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Blue Hills Newsletter
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Blue Hills Nursery News May 10, 2018
featured quote

FEATURED QUOTE :

"Where flowers bloom, so does hope."
- Lady Bird Johnson, from Public Roads: Where Flowers Bloom


Peonies, Snowbushes and Begonias!


Blooming at Blue Hills!

Come in and have a look at all our blooming plants, and our colorful foliage plants!


Things to do in May

1. Plant irises, canned roses, tropicals and tuberoses.
2. Transplant potted bulbs into the ground.
3. Replace cool-season bedding flowers with summer-season flowers.
4. Plant zinnias and other heat loving flowers.
5. Plant morning glories.
6. Plant warm-season lawns.
7. Continue to plant summer vegetables.
8. Replace parsley if you haven't already done so.
9. Plant a giant pumpkin for Halloween.
10. Purchase, plant, and transplant succulents.
11. Stop pinching fuchsias if you did not do so last month.
12. Thin out fruit on deciduous fruit trees.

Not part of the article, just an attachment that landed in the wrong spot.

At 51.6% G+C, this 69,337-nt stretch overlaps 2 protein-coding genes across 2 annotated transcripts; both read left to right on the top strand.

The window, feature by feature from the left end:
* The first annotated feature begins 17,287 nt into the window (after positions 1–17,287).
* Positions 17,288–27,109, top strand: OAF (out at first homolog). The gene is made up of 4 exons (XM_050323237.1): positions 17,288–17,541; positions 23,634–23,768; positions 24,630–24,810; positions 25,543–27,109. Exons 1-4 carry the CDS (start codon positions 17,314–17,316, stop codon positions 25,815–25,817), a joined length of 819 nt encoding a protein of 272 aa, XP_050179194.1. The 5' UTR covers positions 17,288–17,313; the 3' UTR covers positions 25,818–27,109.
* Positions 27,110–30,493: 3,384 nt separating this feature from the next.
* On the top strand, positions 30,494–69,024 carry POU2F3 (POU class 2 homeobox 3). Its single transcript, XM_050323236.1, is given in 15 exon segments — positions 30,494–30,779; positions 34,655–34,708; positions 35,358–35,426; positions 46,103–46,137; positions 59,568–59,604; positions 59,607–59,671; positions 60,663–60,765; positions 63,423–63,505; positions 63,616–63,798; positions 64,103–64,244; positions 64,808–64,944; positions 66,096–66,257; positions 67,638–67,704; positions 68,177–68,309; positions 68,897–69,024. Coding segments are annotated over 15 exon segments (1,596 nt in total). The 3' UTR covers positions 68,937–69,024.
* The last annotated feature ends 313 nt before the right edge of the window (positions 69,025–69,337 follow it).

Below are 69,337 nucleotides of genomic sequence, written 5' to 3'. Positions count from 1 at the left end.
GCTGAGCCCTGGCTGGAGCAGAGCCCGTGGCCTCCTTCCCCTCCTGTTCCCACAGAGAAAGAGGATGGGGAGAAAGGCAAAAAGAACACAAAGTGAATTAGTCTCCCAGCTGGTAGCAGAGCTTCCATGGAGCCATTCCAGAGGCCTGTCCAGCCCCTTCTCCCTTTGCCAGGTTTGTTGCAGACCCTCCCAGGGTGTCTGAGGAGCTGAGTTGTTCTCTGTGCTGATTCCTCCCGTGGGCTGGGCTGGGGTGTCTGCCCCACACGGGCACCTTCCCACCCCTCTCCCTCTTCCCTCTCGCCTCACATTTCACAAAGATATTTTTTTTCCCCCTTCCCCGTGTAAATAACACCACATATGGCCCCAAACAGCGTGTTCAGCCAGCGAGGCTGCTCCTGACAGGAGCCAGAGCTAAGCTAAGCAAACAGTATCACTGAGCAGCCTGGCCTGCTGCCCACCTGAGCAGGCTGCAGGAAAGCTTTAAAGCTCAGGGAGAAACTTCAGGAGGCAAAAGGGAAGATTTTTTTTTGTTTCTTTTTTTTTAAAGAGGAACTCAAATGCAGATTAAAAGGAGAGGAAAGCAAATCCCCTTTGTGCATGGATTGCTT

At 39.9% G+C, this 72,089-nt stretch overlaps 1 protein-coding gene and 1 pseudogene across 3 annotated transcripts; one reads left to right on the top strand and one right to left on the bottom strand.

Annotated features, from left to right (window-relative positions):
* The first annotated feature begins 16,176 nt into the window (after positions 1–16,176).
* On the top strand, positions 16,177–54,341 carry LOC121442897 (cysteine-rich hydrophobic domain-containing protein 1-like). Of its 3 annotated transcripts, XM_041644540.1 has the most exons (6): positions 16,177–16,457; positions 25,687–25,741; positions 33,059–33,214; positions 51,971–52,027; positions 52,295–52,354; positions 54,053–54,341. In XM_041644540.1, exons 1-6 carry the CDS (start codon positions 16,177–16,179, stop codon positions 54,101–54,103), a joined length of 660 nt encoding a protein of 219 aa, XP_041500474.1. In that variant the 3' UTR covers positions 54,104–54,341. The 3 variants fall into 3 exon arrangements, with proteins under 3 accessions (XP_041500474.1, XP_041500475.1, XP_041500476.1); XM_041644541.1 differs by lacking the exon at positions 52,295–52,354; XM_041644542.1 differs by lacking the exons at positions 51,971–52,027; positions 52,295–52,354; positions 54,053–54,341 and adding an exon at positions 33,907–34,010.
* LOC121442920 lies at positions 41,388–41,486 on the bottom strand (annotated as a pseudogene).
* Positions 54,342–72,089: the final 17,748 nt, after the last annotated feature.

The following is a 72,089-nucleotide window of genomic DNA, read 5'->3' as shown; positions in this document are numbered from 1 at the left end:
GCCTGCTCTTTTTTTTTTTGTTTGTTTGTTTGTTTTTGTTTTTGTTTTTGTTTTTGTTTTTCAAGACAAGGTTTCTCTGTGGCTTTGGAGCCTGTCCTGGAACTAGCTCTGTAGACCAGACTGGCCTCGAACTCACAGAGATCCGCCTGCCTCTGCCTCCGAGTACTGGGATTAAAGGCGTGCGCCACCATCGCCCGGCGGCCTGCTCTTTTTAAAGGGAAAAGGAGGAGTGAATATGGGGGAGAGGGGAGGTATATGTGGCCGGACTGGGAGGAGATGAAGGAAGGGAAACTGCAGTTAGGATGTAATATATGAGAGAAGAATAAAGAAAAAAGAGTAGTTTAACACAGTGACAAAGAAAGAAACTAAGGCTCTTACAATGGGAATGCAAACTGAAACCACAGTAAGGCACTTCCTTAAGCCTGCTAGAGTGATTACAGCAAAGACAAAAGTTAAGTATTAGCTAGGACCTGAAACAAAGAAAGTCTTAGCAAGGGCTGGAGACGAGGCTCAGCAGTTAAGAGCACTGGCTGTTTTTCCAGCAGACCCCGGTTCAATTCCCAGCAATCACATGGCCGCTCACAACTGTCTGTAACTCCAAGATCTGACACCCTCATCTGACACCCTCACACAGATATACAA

13. Pinch dahlias back when the plant has three sets of leaves; tie the plant up as it grows.
14. Continue to pick and deadhead roses.
15. Divide and repot cymbidiums that have outgrown their containers.
16. Cut off bloom spikes from cymbidiums after flowers fade.
17. Prune camellias if you have not already done so.
18. Clean and prune azaleas.
19. Divide and mount staghorn ferns.
20. Prune winter- and spring-flowering vines, shrubs, trees and ground covers after they finish blooming.
21. Continue to tie up and sucker tomatoes.
22. Remove berries (seed pods) from fuchsias after flowers fall.
23. Pinch back petunias when you plant them.
24. Continue to prune and train espaliers.
25. Feed citrus trees, avocado trees.
26. Feed fuchsias, azaleas, tuberous begonias, water lilies.
27. Feed roses, ferns, flower beds, camellias after they bloom.
28. Fertilize lawns.